GEN-MEDIEVAL-L Archives

Archiver > GEN-MEDIEVAL > 2002-07 > 1027732812


From: Cristopher Nash <c@windsong.u-net.com>
Subject: Re: The Henry Project - one year later
Date: Sat, 27 Jul 2002 02:24:36 +0100
References: <002301c23441$bb593720$e98faec7@computer>
In-Reply-To: <002301c23441$bb593720$e98faec7@computer>


"Stewart Baldwin" <> wrote --

>It was one year ago yesterday that I first announced the Henry Project
>(see http://sbaldw.home.mindspring.com/hproject/henry.htm) to this
>newsgroup.

[SNIP]

>When I chose the individuals on whom the project was based, I did not
>consider the fact that the individuals on whom the project was based
>(Henry II and his immediate ancestors) lay outside the primary areas
>of research of many of the active participants in the group.
>Recently, when Todd Farmerie and I were both in Salt Lake City during
>overlapping vacations, we discussed some ways in which the scope of
>the project might be expanded in order to encourage submissions from
>more individuals. A couple of the possibilities mentioned were:
>
>1. Expand the scope of the project to include a number of Henry II's
>contemporaries in other countries (and their ancestors through the
>tenth generation), so that a more representative sample of early
>medieval European nobility is included.
>
>2. Expand the scope of the project to include some of the English
>peerage and gentry between the twelfth and fifteenth centuries,
>perhaps by picking one or more English individuals of the early
>fifteenth century and then adding them and their ancestors to the
>scope of the project.
>
>The advantage of the first alternative is that the individuals
>involved would still form a fairly compact interrelated group of
>several hundred individuals.
>
>The reason for suggesting the second alternative has to do with the
>people who participate in this newsgroup. If one looks at the basic
>core of individual contributors to this list who regularly use solid
>arguments based on good evidence, there is a wide variety of interests
>among those individuals, but there seems to be a larger concentration
>of expertise in the area of English nobility during the twelfth to
>fifteenth centuries, so that expansion of the scope of the prject in
>that direction might seem desirable. The main disadvantage is that it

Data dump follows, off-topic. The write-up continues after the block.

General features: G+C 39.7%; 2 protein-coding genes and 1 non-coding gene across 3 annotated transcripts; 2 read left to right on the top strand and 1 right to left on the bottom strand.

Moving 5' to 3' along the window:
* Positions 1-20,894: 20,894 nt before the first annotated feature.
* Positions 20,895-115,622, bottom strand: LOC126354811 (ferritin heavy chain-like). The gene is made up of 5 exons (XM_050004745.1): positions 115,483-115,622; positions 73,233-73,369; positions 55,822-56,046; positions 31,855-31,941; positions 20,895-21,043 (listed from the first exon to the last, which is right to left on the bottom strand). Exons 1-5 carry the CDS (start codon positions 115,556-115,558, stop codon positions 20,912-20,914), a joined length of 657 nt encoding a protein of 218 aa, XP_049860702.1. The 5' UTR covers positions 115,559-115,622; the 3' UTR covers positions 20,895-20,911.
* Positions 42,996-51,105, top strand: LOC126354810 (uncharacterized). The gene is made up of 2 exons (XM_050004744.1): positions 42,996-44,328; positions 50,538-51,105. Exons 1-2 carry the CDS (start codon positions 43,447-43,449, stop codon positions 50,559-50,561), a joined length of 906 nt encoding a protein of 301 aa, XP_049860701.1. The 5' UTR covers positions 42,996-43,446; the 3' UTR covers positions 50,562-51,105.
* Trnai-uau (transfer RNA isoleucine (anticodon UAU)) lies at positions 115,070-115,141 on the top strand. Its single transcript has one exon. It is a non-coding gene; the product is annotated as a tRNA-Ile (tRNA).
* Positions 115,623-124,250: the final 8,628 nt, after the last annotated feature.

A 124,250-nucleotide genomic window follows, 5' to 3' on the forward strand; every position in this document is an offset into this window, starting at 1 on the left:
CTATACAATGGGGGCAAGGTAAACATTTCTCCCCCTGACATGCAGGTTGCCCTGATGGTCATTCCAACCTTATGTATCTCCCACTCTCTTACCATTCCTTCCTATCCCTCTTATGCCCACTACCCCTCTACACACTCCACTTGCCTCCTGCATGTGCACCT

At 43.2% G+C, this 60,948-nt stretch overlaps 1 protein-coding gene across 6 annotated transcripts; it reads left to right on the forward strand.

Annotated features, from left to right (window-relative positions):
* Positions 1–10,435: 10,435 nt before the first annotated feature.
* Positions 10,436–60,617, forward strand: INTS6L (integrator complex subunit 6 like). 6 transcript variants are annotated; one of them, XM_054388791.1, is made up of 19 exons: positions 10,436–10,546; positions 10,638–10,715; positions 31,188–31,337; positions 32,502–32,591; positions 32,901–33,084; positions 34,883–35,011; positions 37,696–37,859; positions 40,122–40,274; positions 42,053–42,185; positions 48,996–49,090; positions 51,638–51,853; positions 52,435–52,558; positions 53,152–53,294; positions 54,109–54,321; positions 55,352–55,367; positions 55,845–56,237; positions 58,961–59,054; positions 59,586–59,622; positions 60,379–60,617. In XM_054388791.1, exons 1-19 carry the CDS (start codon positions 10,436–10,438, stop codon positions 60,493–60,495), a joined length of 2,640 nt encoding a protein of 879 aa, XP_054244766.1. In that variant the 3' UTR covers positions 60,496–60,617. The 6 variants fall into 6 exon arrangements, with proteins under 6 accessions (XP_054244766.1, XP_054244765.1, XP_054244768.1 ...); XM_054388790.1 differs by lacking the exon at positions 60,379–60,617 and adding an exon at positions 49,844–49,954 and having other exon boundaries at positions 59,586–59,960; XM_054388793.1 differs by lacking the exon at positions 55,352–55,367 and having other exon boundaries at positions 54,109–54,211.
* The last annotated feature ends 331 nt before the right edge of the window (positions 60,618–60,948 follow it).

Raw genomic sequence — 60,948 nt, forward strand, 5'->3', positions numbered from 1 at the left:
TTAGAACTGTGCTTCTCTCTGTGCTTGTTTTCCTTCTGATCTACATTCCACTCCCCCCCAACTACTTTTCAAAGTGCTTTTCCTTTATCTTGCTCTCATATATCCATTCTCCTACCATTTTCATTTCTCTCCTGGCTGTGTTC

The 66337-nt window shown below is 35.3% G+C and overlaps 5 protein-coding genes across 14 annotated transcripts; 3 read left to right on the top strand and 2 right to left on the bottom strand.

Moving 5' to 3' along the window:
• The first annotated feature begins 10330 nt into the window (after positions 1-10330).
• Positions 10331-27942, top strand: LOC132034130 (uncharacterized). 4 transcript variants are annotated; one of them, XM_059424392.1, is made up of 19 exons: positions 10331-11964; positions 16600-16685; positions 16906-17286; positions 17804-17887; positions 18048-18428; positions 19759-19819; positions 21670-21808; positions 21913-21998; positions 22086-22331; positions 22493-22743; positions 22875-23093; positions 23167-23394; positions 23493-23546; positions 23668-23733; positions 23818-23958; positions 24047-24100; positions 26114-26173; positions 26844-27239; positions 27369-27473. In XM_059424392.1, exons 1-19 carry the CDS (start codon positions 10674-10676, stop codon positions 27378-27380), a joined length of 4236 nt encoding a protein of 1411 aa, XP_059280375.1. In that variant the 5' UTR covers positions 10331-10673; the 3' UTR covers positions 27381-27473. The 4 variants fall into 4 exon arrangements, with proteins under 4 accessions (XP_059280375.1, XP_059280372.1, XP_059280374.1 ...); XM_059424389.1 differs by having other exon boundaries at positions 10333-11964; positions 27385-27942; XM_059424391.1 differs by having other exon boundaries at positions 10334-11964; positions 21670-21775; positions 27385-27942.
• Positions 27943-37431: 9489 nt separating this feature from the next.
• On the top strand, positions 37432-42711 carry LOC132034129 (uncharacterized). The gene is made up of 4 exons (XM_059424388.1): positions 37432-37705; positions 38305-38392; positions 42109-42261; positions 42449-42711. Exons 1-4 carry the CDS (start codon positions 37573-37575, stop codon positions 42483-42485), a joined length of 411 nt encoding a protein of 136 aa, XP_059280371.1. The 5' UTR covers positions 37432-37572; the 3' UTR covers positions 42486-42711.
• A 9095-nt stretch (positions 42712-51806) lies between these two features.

>might result in the project covering a somewhat disconnected set of
>individuals.

Stewart, I've sometimes thought along the same lines, and feel
there's a lot to be said for an expansion of some sort like this. My
hesitation's had to do with the possibility, as you say, of a loss of
the kind of unity given by the Hen II focus. For my money, a
compromise-way around it might be to start a few generations later,
with Joan of Acre. But then I have to confess an interest in the
broader European picture, for which her ancestry's an extraordinary
gateway notably to Spain (& Portugal), Gascony, Burgundy (dukes &
counts), Savoy, and otherwise largely missed Italian (via the
Hauteville-Barcelona link) and French connections (e.g. of Aquitaine,
later Provence, Ponthieu, Angouleme/la Marche), etc.

If instead any discrete 'English' families were to be added --
following your suggestion 1 -- I'd unquestionably plump for the
Clares, whose ancestors alone, even with the early daughtering-out,
expand my own line-of-interest to unprintable lengths, though there's
much duplication (e.g. Carolingian) of the Hen II ancestry. Making
them of special interest to those on Gen-Med, I think, is that owing
to the Clares' power and aggressive marital policy, anyone having a
well-documented (i.e. high social standing) C12-C14 ancestor is
probably statistically more likely to have traceable direct descent
from a Clare -- and thus a 'gateway' to earlier medieval ancestry --
than from any other single non-royal English family. (Think for
example of the families married into by the children of Isabel de
Clare and William Marshal -- Bigod, Warenne, Ferrers, Braose,
Munchensi, Bethune/Aumale, Plantagenet. The last 2 marriages -- the
wives of Isabel de Clare's son William -- yielded no children, but
the general drift is clear. This particular line also, of course,
opens the way into Irish genealogy.)

But these _are_ only compromises (in the interests of unity, as I
say), involving nothing like the expansion I suspect might come with,
say, a start in the C15. And there are plenty of other alternatives.
So -- just a couplof thoughts to toss into the mix....

Cris
--


This thread: